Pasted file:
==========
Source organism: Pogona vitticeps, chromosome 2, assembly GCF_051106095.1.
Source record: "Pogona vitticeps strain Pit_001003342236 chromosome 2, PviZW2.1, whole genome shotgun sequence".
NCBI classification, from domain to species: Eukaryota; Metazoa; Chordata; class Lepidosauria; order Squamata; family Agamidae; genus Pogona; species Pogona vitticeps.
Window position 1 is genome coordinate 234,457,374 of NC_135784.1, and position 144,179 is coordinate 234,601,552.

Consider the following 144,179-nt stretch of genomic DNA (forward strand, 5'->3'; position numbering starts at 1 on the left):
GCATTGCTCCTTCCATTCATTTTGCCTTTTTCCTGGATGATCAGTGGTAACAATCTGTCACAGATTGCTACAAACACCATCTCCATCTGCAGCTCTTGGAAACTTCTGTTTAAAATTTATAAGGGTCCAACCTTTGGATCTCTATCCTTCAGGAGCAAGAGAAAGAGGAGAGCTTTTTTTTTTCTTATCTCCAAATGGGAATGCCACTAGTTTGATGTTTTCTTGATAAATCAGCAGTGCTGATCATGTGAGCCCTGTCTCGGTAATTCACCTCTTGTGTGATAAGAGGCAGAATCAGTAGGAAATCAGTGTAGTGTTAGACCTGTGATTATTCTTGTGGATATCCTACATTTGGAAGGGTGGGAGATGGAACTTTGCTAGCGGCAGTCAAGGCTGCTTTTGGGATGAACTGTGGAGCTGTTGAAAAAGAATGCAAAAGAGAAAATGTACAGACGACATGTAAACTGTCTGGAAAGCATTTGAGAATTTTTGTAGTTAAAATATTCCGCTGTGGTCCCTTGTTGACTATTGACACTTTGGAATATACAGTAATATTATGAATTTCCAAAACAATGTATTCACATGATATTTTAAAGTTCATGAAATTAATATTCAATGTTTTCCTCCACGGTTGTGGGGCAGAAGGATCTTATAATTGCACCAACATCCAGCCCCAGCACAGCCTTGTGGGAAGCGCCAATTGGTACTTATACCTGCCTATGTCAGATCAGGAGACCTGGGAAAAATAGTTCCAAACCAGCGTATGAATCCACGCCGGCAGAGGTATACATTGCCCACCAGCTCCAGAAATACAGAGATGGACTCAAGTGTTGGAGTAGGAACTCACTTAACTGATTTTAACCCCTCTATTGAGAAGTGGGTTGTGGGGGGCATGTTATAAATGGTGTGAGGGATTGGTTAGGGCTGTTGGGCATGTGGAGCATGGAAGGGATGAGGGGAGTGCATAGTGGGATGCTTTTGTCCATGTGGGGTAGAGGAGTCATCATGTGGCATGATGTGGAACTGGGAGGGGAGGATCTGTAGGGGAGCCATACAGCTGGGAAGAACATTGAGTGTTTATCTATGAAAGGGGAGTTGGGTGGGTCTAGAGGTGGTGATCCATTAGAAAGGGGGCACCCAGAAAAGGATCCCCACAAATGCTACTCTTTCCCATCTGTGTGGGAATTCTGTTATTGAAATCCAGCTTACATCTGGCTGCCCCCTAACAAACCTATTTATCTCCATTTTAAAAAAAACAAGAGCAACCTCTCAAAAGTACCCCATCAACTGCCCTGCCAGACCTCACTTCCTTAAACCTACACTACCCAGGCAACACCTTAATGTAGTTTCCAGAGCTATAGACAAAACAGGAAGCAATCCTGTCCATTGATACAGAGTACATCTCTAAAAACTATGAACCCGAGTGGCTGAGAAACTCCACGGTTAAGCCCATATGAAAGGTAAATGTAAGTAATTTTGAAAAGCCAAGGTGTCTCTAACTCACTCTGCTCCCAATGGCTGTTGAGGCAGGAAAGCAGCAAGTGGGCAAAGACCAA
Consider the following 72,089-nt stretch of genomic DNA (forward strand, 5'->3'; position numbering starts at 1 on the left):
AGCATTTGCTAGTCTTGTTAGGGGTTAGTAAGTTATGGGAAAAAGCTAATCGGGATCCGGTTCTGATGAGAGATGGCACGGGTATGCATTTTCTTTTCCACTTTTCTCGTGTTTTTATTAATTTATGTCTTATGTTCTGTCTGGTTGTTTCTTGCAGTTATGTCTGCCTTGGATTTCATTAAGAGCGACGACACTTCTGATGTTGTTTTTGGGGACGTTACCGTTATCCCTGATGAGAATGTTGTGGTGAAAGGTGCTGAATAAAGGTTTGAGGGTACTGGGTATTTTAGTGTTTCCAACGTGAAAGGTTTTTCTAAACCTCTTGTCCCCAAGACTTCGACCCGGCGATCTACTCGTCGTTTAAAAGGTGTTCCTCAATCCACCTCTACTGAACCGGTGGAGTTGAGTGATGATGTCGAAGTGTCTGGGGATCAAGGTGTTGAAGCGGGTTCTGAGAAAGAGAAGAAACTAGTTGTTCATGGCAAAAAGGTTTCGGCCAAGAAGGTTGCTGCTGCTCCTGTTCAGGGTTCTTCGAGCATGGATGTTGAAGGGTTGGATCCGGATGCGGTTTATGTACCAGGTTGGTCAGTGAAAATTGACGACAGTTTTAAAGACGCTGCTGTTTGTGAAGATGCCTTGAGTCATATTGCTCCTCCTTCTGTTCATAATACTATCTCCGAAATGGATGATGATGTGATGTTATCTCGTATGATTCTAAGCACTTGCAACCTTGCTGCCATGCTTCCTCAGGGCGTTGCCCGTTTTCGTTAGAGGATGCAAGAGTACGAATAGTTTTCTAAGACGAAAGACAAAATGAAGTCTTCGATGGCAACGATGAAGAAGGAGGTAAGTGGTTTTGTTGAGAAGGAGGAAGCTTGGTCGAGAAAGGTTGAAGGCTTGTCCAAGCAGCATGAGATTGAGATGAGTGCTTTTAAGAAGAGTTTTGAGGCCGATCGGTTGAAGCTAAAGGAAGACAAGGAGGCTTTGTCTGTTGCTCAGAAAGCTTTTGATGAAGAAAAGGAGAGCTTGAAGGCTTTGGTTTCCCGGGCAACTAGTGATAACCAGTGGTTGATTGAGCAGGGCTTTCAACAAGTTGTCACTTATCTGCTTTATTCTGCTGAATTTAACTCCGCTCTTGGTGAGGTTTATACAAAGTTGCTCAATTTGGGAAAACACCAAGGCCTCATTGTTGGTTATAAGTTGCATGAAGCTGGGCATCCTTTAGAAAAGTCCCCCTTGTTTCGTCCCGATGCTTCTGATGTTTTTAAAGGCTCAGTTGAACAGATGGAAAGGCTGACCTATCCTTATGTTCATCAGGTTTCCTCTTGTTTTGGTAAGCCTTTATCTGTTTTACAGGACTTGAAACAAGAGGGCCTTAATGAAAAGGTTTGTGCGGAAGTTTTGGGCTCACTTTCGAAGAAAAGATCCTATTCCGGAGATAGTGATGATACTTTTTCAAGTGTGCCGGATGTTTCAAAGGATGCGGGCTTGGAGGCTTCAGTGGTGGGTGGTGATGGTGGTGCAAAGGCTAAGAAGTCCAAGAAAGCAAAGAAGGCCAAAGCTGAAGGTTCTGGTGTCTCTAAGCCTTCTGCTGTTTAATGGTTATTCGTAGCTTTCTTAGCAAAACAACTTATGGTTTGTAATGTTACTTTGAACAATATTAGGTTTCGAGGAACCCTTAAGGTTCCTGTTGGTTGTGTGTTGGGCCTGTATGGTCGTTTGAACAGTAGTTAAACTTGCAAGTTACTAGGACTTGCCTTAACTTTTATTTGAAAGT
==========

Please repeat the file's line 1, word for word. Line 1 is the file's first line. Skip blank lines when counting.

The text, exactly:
Source organism: Pogona vitticeps, chromosome 2, assembly GCF_051106095.1.